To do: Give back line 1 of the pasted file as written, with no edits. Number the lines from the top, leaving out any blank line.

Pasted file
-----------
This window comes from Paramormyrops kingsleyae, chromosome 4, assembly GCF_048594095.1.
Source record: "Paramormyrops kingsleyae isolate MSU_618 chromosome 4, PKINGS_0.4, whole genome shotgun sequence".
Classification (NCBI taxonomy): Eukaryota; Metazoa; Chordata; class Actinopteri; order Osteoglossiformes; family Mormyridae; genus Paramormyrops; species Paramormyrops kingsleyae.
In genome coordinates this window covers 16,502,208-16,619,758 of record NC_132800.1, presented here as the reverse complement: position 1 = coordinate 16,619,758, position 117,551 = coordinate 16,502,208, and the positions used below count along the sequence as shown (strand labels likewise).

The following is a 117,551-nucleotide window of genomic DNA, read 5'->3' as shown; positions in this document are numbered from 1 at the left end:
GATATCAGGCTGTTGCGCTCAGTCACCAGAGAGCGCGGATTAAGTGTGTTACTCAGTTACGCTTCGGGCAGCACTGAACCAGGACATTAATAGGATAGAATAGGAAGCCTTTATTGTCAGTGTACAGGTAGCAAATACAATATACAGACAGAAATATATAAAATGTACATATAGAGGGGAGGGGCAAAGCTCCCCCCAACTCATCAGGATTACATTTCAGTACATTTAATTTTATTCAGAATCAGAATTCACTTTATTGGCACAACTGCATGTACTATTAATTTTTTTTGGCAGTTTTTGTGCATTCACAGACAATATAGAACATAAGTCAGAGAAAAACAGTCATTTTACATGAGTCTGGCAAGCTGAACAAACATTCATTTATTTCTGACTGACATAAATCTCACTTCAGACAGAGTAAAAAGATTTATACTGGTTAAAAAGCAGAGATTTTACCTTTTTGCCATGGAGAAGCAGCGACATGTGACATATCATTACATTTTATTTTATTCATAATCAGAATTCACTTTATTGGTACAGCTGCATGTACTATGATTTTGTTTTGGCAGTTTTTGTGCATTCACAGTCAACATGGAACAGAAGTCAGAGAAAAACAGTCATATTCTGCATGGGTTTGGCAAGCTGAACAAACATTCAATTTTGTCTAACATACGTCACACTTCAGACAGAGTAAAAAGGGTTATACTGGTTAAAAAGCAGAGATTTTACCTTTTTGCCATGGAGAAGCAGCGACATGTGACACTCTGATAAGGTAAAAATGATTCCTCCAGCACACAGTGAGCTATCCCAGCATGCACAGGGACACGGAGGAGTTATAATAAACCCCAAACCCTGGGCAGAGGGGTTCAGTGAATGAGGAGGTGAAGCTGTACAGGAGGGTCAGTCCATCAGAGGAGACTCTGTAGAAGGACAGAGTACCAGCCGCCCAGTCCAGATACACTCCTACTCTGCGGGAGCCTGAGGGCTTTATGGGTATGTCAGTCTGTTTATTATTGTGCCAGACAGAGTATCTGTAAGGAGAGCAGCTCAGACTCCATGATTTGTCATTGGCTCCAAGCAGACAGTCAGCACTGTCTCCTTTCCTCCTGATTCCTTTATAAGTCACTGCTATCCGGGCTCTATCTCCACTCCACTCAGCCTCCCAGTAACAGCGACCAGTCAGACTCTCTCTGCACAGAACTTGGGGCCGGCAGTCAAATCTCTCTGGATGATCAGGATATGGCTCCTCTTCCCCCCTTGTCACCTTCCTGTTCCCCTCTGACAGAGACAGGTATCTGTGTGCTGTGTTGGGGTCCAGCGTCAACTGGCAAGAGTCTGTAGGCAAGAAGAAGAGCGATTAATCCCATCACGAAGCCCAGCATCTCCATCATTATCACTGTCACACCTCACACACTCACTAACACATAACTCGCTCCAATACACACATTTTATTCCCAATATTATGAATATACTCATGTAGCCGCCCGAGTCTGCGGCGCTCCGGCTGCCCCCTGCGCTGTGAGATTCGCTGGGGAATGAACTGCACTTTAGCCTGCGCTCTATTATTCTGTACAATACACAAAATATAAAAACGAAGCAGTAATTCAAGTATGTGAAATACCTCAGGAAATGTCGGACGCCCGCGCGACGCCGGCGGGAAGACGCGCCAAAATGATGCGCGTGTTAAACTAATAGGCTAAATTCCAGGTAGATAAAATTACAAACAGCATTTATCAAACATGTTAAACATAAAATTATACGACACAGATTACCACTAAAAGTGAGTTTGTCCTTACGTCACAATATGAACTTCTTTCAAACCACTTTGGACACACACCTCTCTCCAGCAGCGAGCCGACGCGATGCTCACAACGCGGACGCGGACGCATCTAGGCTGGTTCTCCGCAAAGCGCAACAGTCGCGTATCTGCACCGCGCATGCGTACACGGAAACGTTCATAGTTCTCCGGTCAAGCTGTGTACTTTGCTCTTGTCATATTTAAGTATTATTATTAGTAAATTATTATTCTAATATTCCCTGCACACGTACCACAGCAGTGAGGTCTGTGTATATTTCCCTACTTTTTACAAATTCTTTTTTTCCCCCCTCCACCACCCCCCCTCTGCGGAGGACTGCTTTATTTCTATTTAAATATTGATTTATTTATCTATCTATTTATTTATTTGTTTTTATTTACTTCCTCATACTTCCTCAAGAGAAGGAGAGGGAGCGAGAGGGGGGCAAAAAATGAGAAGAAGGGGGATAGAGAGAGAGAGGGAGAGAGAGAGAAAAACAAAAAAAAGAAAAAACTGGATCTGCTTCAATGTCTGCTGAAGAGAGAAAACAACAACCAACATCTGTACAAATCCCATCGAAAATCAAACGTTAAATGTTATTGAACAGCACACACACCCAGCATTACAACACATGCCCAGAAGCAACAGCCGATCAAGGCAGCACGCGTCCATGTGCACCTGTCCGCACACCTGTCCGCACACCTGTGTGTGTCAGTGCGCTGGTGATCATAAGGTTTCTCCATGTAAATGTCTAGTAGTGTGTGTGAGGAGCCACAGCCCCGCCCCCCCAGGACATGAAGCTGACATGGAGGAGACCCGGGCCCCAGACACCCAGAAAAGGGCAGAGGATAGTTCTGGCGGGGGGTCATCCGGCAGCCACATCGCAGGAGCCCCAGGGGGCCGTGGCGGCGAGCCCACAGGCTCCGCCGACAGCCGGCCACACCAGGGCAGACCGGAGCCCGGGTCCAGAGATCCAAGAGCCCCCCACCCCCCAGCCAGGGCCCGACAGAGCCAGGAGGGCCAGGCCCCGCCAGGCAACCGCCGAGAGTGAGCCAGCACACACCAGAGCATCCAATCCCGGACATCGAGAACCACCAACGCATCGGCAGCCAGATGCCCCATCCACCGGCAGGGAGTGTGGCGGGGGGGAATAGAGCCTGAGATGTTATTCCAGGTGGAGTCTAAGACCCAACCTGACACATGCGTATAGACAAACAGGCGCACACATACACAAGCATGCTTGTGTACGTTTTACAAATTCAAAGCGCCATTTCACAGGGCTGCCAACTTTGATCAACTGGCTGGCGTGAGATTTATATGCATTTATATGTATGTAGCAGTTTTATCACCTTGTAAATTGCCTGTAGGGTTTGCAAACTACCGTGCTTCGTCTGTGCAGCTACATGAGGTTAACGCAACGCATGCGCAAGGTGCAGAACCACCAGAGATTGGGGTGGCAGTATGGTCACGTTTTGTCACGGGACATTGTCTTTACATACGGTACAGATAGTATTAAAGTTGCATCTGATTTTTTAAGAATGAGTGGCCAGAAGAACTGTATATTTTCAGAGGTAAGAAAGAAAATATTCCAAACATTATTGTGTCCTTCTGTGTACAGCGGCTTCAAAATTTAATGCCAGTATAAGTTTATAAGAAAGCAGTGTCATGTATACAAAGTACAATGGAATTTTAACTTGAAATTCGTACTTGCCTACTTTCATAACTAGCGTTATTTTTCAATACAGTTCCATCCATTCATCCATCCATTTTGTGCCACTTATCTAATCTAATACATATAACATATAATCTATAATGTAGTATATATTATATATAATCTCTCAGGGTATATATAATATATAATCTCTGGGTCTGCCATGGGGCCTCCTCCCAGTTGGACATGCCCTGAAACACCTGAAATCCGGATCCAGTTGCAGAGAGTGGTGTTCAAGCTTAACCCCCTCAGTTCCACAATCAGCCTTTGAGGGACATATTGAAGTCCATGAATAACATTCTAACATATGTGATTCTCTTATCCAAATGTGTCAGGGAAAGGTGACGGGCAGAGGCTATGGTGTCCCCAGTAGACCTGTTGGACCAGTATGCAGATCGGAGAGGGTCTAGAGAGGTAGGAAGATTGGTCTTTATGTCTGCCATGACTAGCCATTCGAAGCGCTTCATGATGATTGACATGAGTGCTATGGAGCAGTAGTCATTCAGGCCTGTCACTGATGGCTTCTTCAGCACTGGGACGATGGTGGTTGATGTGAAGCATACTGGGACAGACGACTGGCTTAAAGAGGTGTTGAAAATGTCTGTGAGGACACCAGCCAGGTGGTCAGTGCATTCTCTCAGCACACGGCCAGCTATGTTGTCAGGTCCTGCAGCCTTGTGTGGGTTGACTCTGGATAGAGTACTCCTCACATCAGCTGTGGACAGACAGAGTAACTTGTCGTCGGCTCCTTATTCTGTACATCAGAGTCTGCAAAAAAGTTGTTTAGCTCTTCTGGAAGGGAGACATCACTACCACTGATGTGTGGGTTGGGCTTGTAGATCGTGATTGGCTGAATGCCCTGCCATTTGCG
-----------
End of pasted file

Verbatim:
This window comes from Paramormyrops kingsleyae, chromosome 4, assembly GCF_048594095.1.